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Revising the Map of American Religion
Martin E. Marty
The Annals of the American Academy of Political and Social Science
Vol. 558, Americans and Religions in the Twenty-First Century (Jul., 1998), pp. 13-27
Published by: Sage Publications, Inc. in association with the American Academy of Political and Social Science
Stable URL: http://www.jstor.org/stable/1049101
Page Count: 15
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The concept of mapping religion and then acting on the basis of that concept necessarily involves discussion of another concept, that of boundaries. The notion of discerning neat boundaries serves well for assessing the inherited institutions of religion in America; assessments of trends within them reveal impressive continuities in organization and structures of meaning. Many of the most important religious developments in the last third of the century, however, appear to be less bounded-or even unbounded-and on the blurry landscape of boundarylessness there are more evident discontinuities, innovations, and evidence of fluidity. An analysis of several trends on the unbounded landscape suggests that, in the new century, there will be a great deal of interchange and conflict between these two ways of conceiving American religious dynamics.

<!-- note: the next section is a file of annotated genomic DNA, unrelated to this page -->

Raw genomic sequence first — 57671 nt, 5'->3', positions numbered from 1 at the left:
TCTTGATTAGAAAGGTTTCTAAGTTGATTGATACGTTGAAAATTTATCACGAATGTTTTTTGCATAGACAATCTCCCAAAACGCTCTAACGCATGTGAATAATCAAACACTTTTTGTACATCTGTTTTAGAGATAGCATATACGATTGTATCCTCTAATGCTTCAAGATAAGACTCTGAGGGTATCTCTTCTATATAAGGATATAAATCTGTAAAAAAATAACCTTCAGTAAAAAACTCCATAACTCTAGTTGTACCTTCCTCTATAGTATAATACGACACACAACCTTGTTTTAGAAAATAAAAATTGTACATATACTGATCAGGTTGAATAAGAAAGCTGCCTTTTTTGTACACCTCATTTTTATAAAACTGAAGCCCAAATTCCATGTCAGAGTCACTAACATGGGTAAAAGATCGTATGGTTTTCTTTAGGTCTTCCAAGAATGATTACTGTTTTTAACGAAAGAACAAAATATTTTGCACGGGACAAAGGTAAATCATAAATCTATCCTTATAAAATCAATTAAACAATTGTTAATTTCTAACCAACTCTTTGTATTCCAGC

The Annals of the American Academy of Political and Social Science © 1998 American Academy of Political and Social Science